“It got to a point where we could no longer do business with AT&T,” he says. MoldFlow is ditching its frame relay network for a fully managed IP VPN service from Cable & Wireless.

“We will have four times as much bandwidth in most locations, and we’re paying less for it,” Thimble says. AT&T did come back to MoldFlow to make the company aware of its managed IP VPN service, but at that point it was too late, he says.

Although AT&T tried to increase MoldFlow’s frame relay contract by 20%, the carrier says that its low-speed frame has gone up only 5% on average, says Steve Sobolevitch, vice president for AT&T Business service pricing. AT&T chalks up most of the increase to local access charges, but also notes the need to raise prices to drive up revenue throughout the industry.

Sprint says that’s why it raised its rates.

“Some of the low-speed ports are not profitable,” says Bob Landon, senior director of strategic pricing at Sprint. The market changed mid-2002, which “allowed us to reassess pricing. It gave everyone an opportunity to reassess the profitability of services,” Landon says. “We have some customers that signed contracts a couple of years ago with prices that are simply no longer available.”

“We’re not trying to gouge people; we’re trying to make money so we can produce a profit,” he adds. Users could see 10%, 20%, 30%, 40% and even 50% price increases depending on the number of low-speed frame relay nodes they have, he says. For example, a customer with 500 56/64K bit/sec frame relay connections could see rate increases at the higher end of Sprint’s range compared with a customer that may have 10 to 20 low-speed lines in addition to 10 to 20 high-speed frame relay lines.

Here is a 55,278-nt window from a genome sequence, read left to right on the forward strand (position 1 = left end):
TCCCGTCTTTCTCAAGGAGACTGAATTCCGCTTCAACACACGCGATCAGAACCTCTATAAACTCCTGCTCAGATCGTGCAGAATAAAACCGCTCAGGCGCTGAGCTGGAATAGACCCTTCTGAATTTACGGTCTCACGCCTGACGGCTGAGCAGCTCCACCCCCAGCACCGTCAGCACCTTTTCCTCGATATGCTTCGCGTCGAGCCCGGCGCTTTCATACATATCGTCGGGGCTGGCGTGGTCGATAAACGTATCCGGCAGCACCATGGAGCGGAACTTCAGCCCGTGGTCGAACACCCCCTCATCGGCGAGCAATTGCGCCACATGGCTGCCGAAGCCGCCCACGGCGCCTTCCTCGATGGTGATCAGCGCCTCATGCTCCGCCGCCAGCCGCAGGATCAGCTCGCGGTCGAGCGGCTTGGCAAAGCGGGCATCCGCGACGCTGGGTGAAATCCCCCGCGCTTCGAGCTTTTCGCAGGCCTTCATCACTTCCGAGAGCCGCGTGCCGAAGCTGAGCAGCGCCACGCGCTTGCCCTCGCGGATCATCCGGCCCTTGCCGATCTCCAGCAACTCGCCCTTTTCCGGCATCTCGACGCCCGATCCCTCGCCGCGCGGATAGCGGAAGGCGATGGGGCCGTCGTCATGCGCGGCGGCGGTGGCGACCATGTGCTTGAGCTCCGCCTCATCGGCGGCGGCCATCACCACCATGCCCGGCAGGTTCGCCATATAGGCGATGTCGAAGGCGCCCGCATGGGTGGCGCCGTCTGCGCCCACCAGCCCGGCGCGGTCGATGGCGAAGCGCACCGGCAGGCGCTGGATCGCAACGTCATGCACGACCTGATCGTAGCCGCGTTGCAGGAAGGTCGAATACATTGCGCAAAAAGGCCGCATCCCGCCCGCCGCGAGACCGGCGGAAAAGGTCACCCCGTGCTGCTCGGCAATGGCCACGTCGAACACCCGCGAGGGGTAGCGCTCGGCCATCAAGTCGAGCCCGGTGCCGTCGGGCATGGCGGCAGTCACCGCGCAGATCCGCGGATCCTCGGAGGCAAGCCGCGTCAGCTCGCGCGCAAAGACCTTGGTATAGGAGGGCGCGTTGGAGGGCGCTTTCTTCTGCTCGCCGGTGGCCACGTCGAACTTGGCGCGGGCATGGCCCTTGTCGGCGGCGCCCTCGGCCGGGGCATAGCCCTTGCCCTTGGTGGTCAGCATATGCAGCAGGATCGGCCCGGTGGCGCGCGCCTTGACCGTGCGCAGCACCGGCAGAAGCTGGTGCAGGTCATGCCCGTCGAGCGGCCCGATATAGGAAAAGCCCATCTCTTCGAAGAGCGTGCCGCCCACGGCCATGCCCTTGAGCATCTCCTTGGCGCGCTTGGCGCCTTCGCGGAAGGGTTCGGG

The pressure to increase revenue is driving rate increases, but low-speed was never as profitable as high-speed frame. Supporting low-speed frame relay is more costly for carriers, says Rick Malone, principal at consulting firm Vertical Systems Group. It costs as much for a carrier to maintain a low-speed port as it does a high-speed port, but the latter brings in “three to four times the revenue,” he says.

Despite its Chapter 11 filing, WorldCom  is raising rates.the company says it, too, has increased low-speed frame relay prices three times over the past six months by 5% to 8% per instance.

There are steps customers can take to help keep price increases in check, experts say:

  • Avoid long-term contracts.
  • Work with multiple services providers. Diversifying network providers is sometimes more difficult with small to midsize networks, but it shows an incumbent carrier that a user is willing to take new business elsewhere.
  • Keep an eye on the incumbent local exchange carriers that say they plan to more aggressively go after new business and may offer lower rates this year.
  • Talk with your incumbent carrier about next-generation data services such as Multi-protocol Label Switching offerings.